A Soshanguve man who was sentenced to life imprisonment for the gruesome muti murder and mutilation of a 10-year-old girl has lost his appeal against his conviction and sentence.
A full bench of the High Court in Pretoria confirmed the conviction and life sentence imposed in 2011 on Brian Mangwale, 38, for the December 2009 murder of schoolgirl Masego Kgomo.
The little girl was wearing an orange vest, black leggings, plastic jelly tots sandals and a braid in her hair when she told her mother on New Year’s day 2009 that she was going to play with her friends down the road.
Neither of them could have foreseen that the last day of 2009 would also be the last day of her young life.
Mangwale – in whose company she was seen before her disappearance – initially helped the Soshanguve community and police to search for her.
Eight days later, he took police to the Soshanguve station, where he pointed out the place in dense bushes where Masego’s badly decomposed and mutilated body was found.
He made three confessions about his role in the gruesome murder – all of them with different versions of who had actually killed and mutilated the child – but claimed in court he was innocent and was tortured by the police and told what to say.
Mangwale said in one of the statements he had been supplying children to kill for purposes of muti to two sangomas named Jan and Mabunda for a long period before December 2010, before Masego disappeared. Evidence was that the child’s womb and breasts were removed while she was still alive, and the body parts sold to a traditional healer for the amount of R4 800.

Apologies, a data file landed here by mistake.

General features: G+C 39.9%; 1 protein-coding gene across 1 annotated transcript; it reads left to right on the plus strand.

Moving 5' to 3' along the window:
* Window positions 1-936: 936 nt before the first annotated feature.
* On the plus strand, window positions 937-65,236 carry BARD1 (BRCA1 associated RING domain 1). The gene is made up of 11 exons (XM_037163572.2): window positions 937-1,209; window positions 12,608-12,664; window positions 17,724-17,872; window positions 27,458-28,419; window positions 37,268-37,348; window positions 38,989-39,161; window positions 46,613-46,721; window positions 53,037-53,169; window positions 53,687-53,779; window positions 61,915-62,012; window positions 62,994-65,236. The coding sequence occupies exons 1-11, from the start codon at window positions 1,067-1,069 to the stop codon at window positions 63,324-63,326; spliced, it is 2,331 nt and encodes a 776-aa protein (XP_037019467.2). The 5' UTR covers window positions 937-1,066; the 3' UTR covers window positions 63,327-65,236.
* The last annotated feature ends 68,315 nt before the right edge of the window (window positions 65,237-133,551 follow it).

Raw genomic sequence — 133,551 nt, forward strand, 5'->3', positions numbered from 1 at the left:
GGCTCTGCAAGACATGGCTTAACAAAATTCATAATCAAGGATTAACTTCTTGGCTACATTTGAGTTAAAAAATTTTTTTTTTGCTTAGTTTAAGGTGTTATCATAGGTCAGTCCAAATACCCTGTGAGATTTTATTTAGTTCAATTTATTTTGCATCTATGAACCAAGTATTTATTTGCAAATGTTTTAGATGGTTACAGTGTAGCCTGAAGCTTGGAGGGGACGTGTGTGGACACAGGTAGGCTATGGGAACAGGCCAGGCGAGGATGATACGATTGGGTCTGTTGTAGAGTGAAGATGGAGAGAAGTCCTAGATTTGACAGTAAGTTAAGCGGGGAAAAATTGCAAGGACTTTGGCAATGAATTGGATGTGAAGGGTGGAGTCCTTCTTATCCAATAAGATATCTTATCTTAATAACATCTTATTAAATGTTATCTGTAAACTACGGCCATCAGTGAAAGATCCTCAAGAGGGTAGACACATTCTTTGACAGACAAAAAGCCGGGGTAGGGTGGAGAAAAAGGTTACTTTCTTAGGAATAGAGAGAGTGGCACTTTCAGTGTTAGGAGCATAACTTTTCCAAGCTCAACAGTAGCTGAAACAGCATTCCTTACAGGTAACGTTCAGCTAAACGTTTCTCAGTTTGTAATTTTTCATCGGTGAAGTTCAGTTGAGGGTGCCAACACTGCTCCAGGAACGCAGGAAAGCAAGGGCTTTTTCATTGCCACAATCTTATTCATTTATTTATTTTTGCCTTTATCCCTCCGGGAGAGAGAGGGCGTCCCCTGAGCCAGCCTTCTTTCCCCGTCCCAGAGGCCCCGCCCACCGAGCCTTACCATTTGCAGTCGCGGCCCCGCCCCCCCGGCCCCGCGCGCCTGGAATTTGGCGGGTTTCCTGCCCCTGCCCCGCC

Mangwale claimed in his grounds of appeal the three confessions contained mutually destructive versions and the trial court should never have accepted them as evidence against him. But the full bench found the state had proved his guilt beyond a reasonable doubt and that the court had correctly rejected his claims of torture.
The judges said Mangwale’s versions all told the same story, but just differed about whether he had stabbed Masego or was merely present when it was done.
They were satisfied that Mangwale’s confessions and pointing out were admissible and did not require to be excluded in order for Mangwale to have a fair trial.